[Date Prev][Date Next] [Thread Prev][Thread Next] [Date Index] [Thread Index]

Re: GPL, OpenSSL and Non-Free

On Wed, Dec 29, 2004 at 09:37:23PM -0600, Steve Langasek wrote:
> On Wed, Dec 29, 2004 at 04:47:06PM -0800, Don Armstrong wrote:
> > On Thu, 30 Dec 2004, Paul Hampson wrote:
> > > As I understand it, the issue is that anything in the Debian
> > > archive is considered to be distributed with Debian, and so
> > > the GPL's exception for libraries that come with the OS
> > > doesn't apply since the application also comes with the OS.
> > > (In GPL's terms, the OS comes with the application)

> > Just for completeness, here's the clause in question:

> >      However, as a special exception, the source code distributed need
> >      not include anything that is normally distributed (in either
> >      source or binary form) with the major components (compiler,
> >      kernel, and so on) of the operating system on which the
> >      executable runs, unless that component itself accompanies the
> >      executable. (GNU GPL ???3)

> > > However, non-free is not part of Debian (as per the social contract)
> > > so it would be OK to put GPL'd programs that depend on OpenSSL into
> > > non-free?

> > Unfortunatly, it is not clear that openssl is normally distributed
> > with the other components, as we do not require that people actually
> > install openssl.

> > Moreover, if we did claim that it did, the fact that they are both on
> > the same mirror (in the typical case) leads to the conclusion that
> > openssl accompanies an executable in non-free. [This becomes a "the
> > result is not distributable" instead of a "the result is not DFSG
> > free".]

> > In the end, your best bet is to either 1) get the exception from the
> > FreeRadius upstream or 2) port FreeRadius to gnutls. Working around
> > the problem using non-free really isn't going to work.

> This permission would have to come from more than just FreeRadius
> upstream, as it links in a number of other libraries including some that
> are distributed under the GPL.

That is true for the built-in SNMP support. However, for the plugins,
the major issues are rlm_eap_tls and rlm_sql_postgresql. rlm_eap_tls
links only to glibc and OpenSSL, and postgresql to glibc, OpenSSL,
postgresql's libpq3 and krb5 and related (to my utter surprise!).
(This of course means than I have to check if krb5 is GPL'd and gives
OpenSSL linking permission, or I have to work out why it links against
krb5 and if I can prevent this. But that's a different barrel of
monkeys. Interestingly, depkg-shlibdeps _didn't_ put libkrb53 in the
Depends field...)

In a discussion I came across while searching debian-legal to see if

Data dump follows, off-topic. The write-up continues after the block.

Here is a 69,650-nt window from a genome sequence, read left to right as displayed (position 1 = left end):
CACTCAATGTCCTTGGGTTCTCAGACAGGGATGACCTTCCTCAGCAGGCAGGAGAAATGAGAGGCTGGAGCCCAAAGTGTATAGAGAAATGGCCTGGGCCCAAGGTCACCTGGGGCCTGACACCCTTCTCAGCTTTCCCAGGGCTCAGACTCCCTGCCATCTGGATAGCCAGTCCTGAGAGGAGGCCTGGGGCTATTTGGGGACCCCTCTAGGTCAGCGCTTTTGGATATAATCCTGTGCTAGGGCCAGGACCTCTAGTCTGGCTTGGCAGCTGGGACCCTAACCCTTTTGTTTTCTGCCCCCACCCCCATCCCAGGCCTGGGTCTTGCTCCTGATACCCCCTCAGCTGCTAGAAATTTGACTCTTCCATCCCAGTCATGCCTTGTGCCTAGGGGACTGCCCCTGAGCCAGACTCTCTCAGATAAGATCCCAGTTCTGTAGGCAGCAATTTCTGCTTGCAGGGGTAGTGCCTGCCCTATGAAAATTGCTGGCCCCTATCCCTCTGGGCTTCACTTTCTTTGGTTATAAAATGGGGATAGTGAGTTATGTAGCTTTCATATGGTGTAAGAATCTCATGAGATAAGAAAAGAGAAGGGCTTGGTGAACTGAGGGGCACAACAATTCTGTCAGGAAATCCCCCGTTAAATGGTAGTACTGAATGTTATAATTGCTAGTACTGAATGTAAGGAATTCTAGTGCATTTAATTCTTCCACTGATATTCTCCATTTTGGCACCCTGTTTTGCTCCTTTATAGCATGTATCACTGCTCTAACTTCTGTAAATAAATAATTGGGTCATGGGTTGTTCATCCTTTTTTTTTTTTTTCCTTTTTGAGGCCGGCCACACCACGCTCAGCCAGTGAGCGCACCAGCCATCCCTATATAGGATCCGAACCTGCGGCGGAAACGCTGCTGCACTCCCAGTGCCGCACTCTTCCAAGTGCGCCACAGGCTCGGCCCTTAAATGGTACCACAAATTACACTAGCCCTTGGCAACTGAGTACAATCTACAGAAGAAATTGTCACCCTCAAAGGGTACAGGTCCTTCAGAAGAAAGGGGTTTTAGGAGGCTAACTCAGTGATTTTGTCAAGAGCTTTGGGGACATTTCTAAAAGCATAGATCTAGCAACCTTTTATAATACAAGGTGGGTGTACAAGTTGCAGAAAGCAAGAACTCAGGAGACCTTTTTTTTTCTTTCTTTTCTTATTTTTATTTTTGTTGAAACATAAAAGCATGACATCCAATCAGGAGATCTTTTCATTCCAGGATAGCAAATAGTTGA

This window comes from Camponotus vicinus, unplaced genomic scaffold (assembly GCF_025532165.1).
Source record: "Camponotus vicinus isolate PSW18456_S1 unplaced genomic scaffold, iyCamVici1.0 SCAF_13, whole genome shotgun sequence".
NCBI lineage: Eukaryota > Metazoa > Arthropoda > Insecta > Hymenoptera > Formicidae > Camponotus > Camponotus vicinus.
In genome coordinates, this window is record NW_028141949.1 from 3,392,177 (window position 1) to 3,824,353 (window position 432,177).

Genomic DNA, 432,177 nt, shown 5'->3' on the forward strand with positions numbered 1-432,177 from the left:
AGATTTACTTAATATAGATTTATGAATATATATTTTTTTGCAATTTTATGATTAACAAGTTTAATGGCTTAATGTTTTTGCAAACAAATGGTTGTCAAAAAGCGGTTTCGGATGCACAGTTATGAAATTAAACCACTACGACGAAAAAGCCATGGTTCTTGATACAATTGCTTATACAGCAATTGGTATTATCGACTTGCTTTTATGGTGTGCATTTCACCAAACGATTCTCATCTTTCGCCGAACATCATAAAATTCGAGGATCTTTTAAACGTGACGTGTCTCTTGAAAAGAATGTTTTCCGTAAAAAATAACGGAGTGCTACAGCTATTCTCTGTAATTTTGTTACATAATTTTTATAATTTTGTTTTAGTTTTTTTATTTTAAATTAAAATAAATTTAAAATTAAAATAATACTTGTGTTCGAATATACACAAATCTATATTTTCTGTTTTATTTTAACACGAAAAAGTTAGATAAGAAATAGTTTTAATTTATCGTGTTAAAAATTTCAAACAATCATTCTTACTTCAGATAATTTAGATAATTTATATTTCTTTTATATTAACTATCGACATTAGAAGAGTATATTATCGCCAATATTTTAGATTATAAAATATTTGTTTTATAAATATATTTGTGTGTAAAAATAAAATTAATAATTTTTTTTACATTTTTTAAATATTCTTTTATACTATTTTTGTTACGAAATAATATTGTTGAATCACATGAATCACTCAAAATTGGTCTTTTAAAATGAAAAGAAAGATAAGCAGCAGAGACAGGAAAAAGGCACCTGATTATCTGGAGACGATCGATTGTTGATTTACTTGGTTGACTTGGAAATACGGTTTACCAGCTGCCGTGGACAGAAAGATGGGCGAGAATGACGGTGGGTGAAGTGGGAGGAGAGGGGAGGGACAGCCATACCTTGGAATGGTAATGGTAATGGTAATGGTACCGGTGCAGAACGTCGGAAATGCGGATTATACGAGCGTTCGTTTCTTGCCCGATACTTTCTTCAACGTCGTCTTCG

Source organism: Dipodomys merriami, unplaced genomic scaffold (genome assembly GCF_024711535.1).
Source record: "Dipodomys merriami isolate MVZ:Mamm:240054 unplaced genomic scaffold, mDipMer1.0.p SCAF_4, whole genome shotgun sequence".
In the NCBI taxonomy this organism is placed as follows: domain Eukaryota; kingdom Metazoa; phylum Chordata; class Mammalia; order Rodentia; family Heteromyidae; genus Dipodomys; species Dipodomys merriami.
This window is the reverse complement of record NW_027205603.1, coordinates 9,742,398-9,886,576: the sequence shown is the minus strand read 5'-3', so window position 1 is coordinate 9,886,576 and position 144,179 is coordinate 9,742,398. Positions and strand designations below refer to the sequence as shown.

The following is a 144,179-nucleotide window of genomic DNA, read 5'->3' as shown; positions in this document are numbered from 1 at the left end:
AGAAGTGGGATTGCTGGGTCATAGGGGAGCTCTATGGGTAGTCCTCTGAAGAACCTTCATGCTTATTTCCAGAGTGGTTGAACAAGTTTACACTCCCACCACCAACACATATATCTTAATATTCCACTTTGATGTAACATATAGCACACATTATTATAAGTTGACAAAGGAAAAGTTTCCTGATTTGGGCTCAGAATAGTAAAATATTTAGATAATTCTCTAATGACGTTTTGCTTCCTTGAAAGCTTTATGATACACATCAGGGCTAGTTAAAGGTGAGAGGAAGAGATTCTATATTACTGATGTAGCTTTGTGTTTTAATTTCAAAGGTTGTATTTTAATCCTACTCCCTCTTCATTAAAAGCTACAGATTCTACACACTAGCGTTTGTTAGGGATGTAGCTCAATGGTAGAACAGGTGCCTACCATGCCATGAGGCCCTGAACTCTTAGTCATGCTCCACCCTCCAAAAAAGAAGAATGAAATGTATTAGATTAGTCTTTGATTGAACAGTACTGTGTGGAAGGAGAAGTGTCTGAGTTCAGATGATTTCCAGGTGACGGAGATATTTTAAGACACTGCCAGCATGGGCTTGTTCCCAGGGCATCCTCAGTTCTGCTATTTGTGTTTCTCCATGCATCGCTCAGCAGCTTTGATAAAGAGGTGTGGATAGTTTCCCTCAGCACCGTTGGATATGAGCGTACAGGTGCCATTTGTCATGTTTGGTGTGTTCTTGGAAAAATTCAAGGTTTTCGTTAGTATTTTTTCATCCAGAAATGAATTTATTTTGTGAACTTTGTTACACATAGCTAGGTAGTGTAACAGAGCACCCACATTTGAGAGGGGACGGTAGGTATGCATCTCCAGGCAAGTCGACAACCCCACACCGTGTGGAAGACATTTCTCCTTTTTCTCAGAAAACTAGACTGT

I was having a non-new idea, it seemed to be agreed that if the main
program links to OpenSSL, but the plugins can't access it via any
kind of API, then that is not a conflict with the GPL. (Discussion from
July 2004, I think. I can find it in the archives if anyone wants)

The idea being if the plugin didn't care if OpenSSL was used or not
to perform a task it requested of the main program, then there was
no GPL conflict.

That would mean that the main program can link against libsnmp, but
only with the permission of the copyright holders of the main program
itself. (And libradius, which is technically seperate and LGPL'd, but
is as good as part of the main program for this dicussion)

To my mind, that also means that if the GPL'd plugin uses OpenSSL but
doesn't provide access to it for the rest of the program, you'd only need
the permission of the author of that plugin to link against OpenSSL.
eg. rlm_sql_postgresql which transitively links OpenSSL via libpq3.

In the case of rlm_eap_tls, I guess you'd also need the permission of the
authors of rlm_eap_ttls and rlm_eap_peap which link directly and
specifically against rlm_eap_tls (rather than dlopening it and using the
standard API as the main program does with plugins) for TLS services.
Maybe you still wouldn't need their permission, but I doubt the authors
of that code would be harder to find and/or bring around than
rlm_eap_tls itself.

If the proposition in my second paragraph is incorrect, then I need
to verify OpenSSL linkability of:
libiodbc2 (or unixodbc)
libmysqlclient10 or 12 (I believe 12 now has LGPL linkability?)
libsnmp4.2 or 5
(Where the last two are easy, since they _do_ already.)

(I'm not asking someone to go do this for me, I'm happy to do it
myself. I just took the opportunity to make this list for my later
consumption. ^_^)

Paul "TBBle" Hampson, MCSE
7th year CompSci/Asian Studies student, ANU
The Boss, Bubblesworth Pty Ltd (ABN: 51 095 284 361)

"No survivors? Then where do the stories come from I wonder?"
-- Capt. Jack Sparrow, "Pirates of the Caribbean"

This email is licensed to the recipient for non-commercial
use, duplication and distribution.

Attachment: signature.asc
Description: Digital signature

Reply to: